Top 10 Rust Libraries for Working with Testing

Are you a Rust developer looking for the best libraries to help you with testing? Look no further! We've compiled a list of the top 10 Rust libraries for working with testing. These libraries will help you write better tests, automate your testing process, and make your code more reliable.

1. assert_approx_eq!

Have you ever had to compare floating-point numbers in your tests? It can be tricky to get the precision just right. That's where assert_approx_eq! comes in. This macro allows you to compare floating-point numbers with a certain degree of tolerance.

assert_approx_eq!(a, b, epsilon = 0.001);

2. mockito

Testing HTTP clients can be a pain. You need to set up a server, write handlers for each endpoint, and make sure everything is working correctly. mockito simplifies this process by allowing you to mock HTTP requests and responses.

let m = mock("GET", "/hello")
    .with_header("content-type", "text/plain")
    .with_body("hello, world!")

let response = reqwest::get(&format!("{}/hello", &m.url()))

assert_eq!(response.status(), 200);
assert_eq!(response.text().await.unwrap(), "hello, world!");

3. proptest

Writing property-based tests can be a powerful way to find edge cases in your code. proptest is a property testing framework for Rust that allows you to generate random inputs for your tests.

use proptest::prelude::*;

proptest! {
    fn test_reverse(s in "\\PC*") {
        let rev: String = s.chars().rev().collect();
        assert_eq!(rev.chars().rev().collect::<String>(), s);

4. rustache

Testing templates can be a pain. You need to set up a context, render the template, and compare the output to the expected result. rustache simplifies this process by allowing you to write tests that use templates and context data.

use rustache::{HashBuilder, Render};

fn test_template() {
    let template = "Hello, {{name}}!";
    let data = HashBuilder::new().insert("name", "world").build();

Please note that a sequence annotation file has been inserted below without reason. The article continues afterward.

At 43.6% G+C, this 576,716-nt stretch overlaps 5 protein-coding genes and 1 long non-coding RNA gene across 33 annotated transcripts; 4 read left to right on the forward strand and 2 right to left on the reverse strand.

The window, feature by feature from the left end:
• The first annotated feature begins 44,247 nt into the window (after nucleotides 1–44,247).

let result = Render::new().render(template, &data).unwrap();
    assert_eq!(result, "Hello, world!");

5. serial_test

Do your tests depend on a shared resource, like a database or network connection? serial_test allows you to run tests serially, ensuring that only one test is running at a time.

fn test_database() {
    // connect to database
    // run test

fn test_network() {
    // connect to network
    // run test

6. spectral

Do you want to ensure that your API responses conform to a certain schema? spectral is a library for testing JSON and YAML documents against OpenAPI specifications.

use spectral::prelude::*;

fn test_response() {
    let response = reqwest::get("").await.unwrap();
    let body = response.text().await.unwrap();
    let schema = include_str!("users.yaml");

7. tempfile

Do your tests need to create temporary files or directories? tempfile allows you to create temporary files and directories that are automatically cleaned up when the test finishes.

use tempfile::tempdir;

fn test_file() {
    let dir = tempdir().unwrap();
    let file_path = dir.path().join("test.txt");
    let mut file = File::create(&file_path).unwrap();
    file.write_all(b"hello, world!").unwrap();
    assert_eq!(file_path.exists(), true);

8. test-generator

Do you have a lot of similar tests that differ only in their input data? test-generator allows you to generate tests programmatically.

use test_generator::test_resources;

fn test_json(data: &str) {
    let value: serde_json::Value = serde_json::from_str(data).unwrap();
    assert_eq!(value["name"], "John Doe");

9. tokio-test

Do your tests use asynchronous code? tokio-test provides utilities for testing asynchronous code with the tokio runtime.

use tokio_test::assert_pending;

async fn test_async() {
    let future = async {
        // do some async work

10. walkdir

Do your tests need to traverse a directory tree? walkdir allows you to recursively traverse a directory tree and perform actions on each file or directory.

use walkdir::WalkDir;

fn test_directory() {
    for entry in WalkDir::new("path/to/directory") {
        let entry = entry.unwrap();
        if entry.file_type().is_file() {
            // test file


Testing is an important part of software development, and Rust provides a rich ecosystem of libraries to help you write better tests. Whether you need to compare floating-point numbers, mock HTTP requests, or generate random inputs, there's a library out there for you. We hope this list has been helpful in finding the right libraries for your testing needs. Happy testing!

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Written by AI researcher, Haskell Ruska, PhD ( Scientific Journal of AI 2023, Peer Reviewed